A study of the relationship between the quality of lifestyle counselling and later adherence to the lifestyle changes based on patients with stroke and TIA


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Abstract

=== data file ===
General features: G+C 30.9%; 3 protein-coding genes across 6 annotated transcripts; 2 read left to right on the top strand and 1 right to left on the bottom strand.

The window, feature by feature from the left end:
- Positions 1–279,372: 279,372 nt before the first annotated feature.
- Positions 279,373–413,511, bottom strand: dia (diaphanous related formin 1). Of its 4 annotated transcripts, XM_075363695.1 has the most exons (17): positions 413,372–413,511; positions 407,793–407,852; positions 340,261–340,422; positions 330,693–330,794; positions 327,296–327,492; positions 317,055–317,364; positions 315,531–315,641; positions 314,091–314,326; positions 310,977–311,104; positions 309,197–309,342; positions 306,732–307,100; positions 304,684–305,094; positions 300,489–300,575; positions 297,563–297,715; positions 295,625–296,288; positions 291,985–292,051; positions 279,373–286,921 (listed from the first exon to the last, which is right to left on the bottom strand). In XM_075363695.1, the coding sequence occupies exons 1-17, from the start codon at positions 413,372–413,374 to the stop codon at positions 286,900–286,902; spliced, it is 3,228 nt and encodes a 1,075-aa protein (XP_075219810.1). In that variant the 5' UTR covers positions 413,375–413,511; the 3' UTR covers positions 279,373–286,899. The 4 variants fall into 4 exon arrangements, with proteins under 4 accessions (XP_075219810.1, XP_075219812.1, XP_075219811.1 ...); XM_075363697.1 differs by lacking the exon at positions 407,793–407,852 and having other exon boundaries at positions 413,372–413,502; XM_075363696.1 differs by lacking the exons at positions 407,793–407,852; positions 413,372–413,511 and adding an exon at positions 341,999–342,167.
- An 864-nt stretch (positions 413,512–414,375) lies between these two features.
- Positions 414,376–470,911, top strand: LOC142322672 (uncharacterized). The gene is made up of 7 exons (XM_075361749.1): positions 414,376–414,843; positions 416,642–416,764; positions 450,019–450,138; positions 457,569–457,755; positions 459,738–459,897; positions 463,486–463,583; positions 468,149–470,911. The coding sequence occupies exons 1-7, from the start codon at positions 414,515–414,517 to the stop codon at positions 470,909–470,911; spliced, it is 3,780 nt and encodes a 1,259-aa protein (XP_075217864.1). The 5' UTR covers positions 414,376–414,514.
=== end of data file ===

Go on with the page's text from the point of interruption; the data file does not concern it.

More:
Objective:To identify associations between lifestyle counselling quality and adherence to lifestyle changes during the 12-month period after discharge.Setting:Neurology unit.Subjects:Stroke and transient ischaemic attack (TIA) patients (n = 98).Design:Longitudinal explorative study that utilized data initially collected for quasi-experimental study.Main measures:The exploratory measures of Counselling Quality were collected at the hospital on the day of discharge between January 2010 and October 2011, and the outcome measures of Adherence to Lifestyle Change and clinical values were collected 3, 6 and 12 months after discharge.Results:There were significant associations between the exploratory and outcome measures over time. Three of the counselling quality parameters, counselling interaction, advantages and resources, were found to be significantly associated with adherence to lifestyle change. In particular, counselling interactiveness was positively associated with physical activity at 3 (B = 0.31, SD = 0.10, P = 0.004) and 12 (B = 0.29, SD = 0.13, P = 0.030) months, as was advantages of following the advice at 3 (B = 0.33, SD = 0.11, P = 0.006) and 12 (B = 0.34, SD = 0.14, P = 0.021) months. Counselling resources were associated with lower body mass index throughout the entire follow-up period, that is, at 3 (B = −0.06, SD = 0.02, P = 0.006), 6 (B = −0.05, SD = 0.02, P = 0.040) and 12 months (B = −0.05, SD = 0.02, P = 0.022). Furthermore, all aspects of counselling quality were positively related to support from nurses.Conclusion:Adherence to lifestyle change is more likely to be attained if lifestyle counselling is interactive, the advantages of following the given advice are perceived as beneficial and the counsellor has sufficient resources.

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